With the establishment of the Charleston Wellness Committee under Mayor John Tecklenburg in the summer of 2017, big things are on the horizon for the Holy City community. Following a directive by the mayor to come to the inaugural board meeting prepared with ideas that would make an impact, both Dr. Susan Johnson and Dr. Ann Kulze arrived with the same idea in mind:
The Blue Zones Project.
Prompted initially by Dr. Johnson, director of health promotion at the Medical University of South Carolina, Dr. Kulze quickly shared her own vision and findings from following the incredible effect the Blues Zones Project was having throughout the world.
It didn’t take long for the committee to agree that if everything they were hearing was true, the Blue Zones Project was a critical necessity for Charleston – and the beginning of a healthier lifestyle for all its residents.
WHAT IS THE BLUE ZONES PROJECT?
In 2004, longtime explorer Dan Buettner set out on a mission to identify the specific global areas that were home to those living a longer, healthier and happier life. Through his traveling research, he was able to pinpoint five different locations that he felt embodied the keys to longevity and well-being: Loma Linda, California; Okinawa, Japan; Sardinia, Italy; Nicoya, Costa Rica; and Ikaria, Greece.
Later coined as the “Power 9,” Buettner found that the common factors that led to happiness and health despite these vastly different geographical locations were: to move naturally, have a purpose, eat a mostly plant-based diet, stop eating when 80-percent full, slow down, moderate drinking, belong to a faith-based community, put family first and have a healthy-minded social circle.
Buettner and his team used these principles as a road map to replicate the same results in other cities around the world.
“It’s been proven that people are living longer in these identified zones and that their rate of chronic disease is one-sixth that of other areas,” Dr. Kulze explained.
BRINGING IT TO THE HOLY CITY
On Nov. 1, 2017, after months of preparation, more than 150 leaders, sponsors and committee members met at Founders Hall to discuss making Charleston the very first Blue Zones Project on the East Coast.
Excited about the opportunity to help fellow Charlestonians live a fuller, healthier and happier life, the Charleston Wellness Committee said the deciding factor to pursue this comprehensive health initiative was the “groundbreaking, evidence-based results that communities were experiencing.”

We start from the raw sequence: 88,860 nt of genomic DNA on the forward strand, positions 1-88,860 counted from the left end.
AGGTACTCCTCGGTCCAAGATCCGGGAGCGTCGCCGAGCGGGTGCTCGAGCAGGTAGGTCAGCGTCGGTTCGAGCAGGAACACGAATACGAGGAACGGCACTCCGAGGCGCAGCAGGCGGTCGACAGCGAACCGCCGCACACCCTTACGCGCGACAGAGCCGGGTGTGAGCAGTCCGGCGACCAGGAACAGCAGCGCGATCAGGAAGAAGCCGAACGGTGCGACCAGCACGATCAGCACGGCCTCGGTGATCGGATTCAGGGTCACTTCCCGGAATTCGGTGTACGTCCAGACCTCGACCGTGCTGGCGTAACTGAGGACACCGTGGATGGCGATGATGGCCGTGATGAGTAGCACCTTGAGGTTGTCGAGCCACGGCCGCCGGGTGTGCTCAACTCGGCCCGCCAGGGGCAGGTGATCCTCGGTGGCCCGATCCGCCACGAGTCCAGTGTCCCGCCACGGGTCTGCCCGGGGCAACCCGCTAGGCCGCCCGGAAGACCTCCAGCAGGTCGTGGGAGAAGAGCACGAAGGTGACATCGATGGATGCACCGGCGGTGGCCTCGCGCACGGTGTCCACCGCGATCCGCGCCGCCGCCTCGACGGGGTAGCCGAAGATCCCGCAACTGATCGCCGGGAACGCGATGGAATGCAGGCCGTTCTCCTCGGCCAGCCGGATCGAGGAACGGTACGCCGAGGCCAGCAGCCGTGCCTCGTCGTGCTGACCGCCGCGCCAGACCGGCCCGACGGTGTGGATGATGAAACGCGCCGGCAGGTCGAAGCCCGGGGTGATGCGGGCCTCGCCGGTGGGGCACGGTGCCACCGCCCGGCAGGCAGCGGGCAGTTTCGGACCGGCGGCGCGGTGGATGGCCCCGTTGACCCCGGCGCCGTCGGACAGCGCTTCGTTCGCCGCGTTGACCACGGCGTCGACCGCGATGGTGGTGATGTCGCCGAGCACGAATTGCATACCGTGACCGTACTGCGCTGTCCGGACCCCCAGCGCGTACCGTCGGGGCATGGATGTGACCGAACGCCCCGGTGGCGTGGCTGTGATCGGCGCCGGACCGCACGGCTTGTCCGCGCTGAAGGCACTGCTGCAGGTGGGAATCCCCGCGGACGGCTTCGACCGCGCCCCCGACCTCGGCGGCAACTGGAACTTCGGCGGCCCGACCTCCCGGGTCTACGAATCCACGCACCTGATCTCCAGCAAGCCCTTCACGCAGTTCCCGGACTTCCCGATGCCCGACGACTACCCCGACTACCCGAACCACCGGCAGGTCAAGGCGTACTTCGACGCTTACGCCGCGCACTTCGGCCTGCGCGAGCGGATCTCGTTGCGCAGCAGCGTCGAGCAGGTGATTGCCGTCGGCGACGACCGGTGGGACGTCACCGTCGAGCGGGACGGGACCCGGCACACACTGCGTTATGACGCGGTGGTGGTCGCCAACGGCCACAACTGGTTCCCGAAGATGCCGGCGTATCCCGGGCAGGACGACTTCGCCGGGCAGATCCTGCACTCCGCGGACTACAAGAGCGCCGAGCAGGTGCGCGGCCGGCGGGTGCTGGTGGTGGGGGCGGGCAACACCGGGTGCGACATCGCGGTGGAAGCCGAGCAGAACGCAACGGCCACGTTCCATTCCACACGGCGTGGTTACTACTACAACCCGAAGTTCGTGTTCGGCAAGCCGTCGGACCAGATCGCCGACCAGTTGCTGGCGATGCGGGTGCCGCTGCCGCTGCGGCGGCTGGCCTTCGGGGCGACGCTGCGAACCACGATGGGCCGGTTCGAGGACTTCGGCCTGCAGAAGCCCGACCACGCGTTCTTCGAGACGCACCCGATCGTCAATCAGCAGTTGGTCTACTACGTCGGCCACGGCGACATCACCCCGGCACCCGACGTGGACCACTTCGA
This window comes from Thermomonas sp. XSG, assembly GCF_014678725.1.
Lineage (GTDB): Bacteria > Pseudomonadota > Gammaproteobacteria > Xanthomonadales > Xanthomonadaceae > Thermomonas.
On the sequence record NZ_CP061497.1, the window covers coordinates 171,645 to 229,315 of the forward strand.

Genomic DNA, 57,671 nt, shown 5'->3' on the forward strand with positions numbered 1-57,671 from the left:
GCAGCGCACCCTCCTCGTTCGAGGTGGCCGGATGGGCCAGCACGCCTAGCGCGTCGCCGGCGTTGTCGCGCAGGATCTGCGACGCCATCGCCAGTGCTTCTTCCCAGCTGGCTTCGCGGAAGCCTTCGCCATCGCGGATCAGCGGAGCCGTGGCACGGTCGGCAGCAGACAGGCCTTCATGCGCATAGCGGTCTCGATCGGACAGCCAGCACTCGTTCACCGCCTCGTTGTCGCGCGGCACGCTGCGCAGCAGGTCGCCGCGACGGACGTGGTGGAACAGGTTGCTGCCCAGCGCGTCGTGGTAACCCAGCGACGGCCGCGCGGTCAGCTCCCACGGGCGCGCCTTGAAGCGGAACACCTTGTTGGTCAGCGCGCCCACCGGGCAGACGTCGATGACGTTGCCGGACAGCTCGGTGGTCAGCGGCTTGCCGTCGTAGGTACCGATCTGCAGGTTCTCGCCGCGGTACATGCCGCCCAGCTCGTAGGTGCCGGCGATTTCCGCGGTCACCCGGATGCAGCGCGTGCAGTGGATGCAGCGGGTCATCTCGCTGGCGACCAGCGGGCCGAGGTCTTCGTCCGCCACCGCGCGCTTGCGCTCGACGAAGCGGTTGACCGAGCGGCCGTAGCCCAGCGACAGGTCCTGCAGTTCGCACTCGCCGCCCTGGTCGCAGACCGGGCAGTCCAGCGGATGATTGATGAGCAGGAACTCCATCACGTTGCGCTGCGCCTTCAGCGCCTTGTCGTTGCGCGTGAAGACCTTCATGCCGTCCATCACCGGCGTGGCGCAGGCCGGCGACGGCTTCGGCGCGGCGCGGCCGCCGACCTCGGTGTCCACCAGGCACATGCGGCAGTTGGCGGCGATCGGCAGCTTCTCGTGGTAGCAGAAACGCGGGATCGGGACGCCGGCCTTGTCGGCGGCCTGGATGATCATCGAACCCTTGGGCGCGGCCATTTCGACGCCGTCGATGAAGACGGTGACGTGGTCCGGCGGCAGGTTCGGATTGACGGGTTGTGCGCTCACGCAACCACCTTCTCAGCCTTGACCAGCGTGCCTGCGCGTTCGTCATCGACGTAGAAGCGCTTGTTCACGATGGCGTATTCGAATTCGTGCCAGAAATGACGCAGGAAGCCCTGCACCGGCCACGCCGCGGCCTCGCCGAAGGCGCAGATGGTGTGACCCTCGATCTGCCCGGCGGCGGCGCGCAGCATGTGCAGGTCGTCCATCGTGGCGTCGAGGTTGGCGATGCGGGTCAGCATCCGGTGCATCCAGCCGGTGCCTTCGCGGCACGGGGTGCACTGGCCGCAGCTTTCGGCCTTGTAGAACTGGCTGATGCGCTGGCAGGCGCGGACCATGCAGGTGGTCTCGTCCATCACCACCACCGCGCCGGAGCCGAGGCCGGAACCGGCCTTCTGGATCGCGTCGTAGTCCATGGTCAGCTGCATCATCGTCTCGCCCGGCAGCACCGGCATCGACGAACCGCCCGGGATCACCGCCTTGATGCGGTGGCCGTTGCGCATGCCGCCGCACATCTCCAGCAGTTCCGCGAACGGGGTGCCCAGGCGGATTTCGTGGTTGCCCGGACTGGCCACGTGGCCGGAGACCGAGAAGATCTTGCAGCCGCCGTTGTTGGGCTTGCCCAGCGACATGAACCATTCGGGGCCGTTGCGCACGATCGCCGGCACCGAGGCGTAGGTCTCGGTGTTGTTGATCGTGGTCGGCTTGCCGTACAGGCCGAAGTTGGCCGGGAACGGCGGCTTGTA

“Action happens when people are working at a grass-roots level with leaders at the policy level to bring big changes,” Dr. Kulze explained.
WHAT IT MEANS FOR CHARLESTON LOCALS
Naturally, a program this large and progressive prompts curiosity about costs- especially for taxpayers apprehensive about footing the bill. The $40,000 required to cover the cost of the current phase of the Charleston Blue Zones Project, known as the Community Development Process, is being generously funded by: Roper St. Francis, MUSC, Blue Cross Blue Shield and Sodexo, who are excited to see health take a major focus throughout the Lowcountry.
Armed with the knowledge that there will be a strong financial and economical impact on the community, the Blue Zones Project is a welcomed program that community members feel will bring nothing but benefits to Charleston. Phase 1 hopes to begin in Charleston proper and move in an outward radius, phase by phase. Among the many changes the Charleston Wellness Committee is taking on, they are specifically dedicated to focusing on those who need it most by meeting people where they spend most of their time: schools, neighborhoods, work environments and homes.
“Ultimately, we are trying to empower people to help themselves be healthier by merging the best practices (Power 9) with sustainable actions that will create change,” said Dr. Kulze.
Upon its inception, the Blue Zones Project will actively run for three to five years, based upon the success and growth of the customized initiatives. In the end, the projected results include: increasing community health awareness, making health more accessible, a reduction in cancers and boosts in productivity. Indirectly, all of these efforts also are expected to reduce health care costs and lower crime rates – an obvious bonus for everyone.
The steps taken in late 2017 were just the beginning. Following an on-site meeting in November, the team from the Blue Zones Project began the “community development process,” which encompasses a six-month period to gather additional information, including a recent three-day evaluation that took place from Feb. 20 to Feb. 22 this year that gave them a closer look at the Charleston community and its needs.
In late spring, the Charleston Wellness Committee expects to hear back from the Blue Zones team on their findings and customized plan for launching throughout Charleston.
Still, with the initial phases in motion and a community eager for exciting, health-forward programs, there is still a crucial need for “community champions” such as Dr. Kulze and Dr. Johnson to help drive the awareness of these efforts throughout the area’s individual communities. With the hope of continued expansion propelled by the success of the initial phases, the Charleston Wellness Committee is optimistic that it can secure funding for the next stages of this essential initiative. There’s no doubt that Charleston is ripe for launching the first East Coast Blue Zones Project, bringing increased health and happiness to the Holy City – and affecting change throughout its communities for generations to come.